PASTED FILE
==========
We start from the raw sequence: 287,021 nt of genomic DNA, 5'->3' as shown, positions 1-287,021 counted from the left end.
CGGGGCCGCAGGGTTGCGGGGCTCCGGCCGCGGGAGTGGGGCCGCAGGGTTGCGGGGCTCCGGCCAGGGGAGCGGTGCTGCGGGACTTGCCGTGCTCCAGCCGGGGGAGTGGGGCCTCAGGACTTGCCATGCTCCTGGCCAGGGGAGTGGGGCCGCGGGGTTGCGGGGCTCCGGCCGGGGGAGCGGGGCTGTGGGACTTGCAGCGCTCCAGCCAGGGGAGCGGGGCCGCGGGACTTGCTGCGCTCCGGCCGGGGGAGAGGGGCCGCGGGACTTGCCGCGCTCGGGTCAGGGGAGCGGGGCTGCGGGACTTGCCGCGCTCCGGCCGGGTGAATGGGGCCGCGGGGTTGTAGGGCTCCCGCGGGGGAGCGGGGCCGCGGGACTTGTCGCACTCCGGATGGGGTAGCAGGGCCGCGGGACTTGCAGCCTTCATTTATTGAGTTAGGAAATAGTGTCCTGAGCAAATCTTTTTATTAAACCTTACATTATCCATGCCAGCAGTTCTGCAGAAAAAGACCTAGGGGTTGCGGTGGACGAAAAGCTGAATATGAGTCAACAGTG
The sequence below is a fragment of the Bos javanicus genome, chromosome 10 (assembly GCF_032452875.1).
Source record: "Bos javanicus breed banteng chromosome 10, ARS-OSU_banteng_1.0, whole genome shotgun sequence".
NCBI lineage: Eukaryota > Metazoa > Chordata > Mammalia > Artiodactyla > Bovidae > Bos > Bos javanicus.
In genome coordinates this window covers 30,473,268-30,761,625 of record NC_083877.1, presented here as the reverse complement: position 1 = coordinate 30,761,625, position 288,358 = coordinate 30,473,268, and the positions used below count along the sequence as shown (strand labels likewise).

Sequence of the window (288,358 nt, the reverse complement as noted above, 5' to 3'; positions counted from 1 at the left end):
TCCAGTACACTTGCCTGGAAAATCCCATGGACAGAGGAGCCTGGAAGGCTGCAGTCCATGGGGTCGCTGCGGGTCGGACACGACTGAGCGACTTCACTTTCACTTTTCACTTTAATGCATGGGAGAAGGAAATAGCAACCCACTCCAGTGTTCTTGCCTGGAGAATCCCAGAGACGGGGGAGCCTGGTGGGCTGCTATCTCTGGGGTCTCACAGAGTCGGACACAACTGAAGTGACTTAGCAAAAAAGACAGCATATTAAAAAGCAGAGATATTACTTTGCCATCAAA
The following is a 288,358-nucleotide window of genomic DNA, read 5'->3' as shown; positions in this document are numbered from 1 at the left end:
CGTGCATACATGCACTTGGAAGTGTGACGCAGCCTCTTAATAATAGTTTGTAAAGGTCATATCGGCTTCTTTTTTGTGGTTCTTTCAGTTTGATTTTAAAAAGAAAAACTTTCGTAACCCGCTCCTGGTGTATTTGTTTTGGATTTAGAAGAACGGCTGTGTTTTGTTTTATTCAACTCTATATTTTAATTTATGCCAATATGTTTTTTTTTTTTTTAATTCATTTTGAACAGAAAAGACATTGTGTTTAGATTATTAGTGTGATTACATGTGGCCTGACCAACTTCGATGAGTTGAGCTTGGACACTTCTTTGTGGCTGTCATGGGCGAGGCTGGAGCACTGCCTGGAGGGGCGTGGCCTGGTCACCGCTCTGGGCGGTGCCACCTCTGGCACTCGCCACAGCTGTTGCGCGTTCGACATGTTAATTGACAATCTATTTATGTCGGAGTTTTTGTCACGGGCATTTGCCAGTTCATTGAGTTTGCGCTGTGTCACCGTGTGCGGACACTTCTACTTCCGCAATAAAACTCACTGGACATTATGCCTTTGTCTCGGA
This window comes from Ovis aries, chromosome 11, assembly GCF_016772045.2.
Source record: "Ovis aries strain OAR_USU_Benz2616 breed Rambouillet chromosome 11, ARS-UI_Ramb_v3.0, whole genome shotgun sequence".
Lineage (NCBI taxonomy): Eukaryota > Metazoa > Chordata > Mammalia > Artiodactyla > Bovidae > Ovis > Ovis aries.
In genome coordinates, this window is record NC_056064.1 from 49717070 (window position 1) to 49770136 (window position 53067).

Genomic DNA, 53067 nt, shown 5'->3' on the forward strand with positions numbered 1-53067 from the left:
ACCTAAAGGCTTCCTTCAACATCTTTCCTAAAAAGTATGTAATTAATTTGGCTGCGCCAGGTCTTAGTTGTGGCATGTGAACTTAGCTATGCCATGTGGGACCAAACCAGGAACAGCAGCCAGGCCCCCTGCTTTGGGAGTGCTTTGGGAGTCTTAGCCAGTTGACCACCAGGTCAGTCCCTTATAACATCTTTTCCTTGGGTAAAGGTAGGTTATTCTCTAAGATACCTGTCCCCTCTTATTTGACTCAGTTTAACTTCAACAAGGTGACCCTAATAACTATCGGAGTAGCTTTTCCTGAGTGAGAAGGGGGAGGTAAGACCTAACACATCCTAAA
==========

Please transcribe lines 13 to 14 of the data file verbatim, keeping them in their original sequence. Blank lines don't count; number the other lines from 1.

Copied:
Lineage (NCBI taxonomy): Eukaryota > Metazoa > Chordata > Mammalia > Artiodactyla > Bovidae > Ovis > Ovis aries.
In genome coordinates, this window is record NC_056064.1 from 49717070 (window position 1) to 49770136 (window position 53067).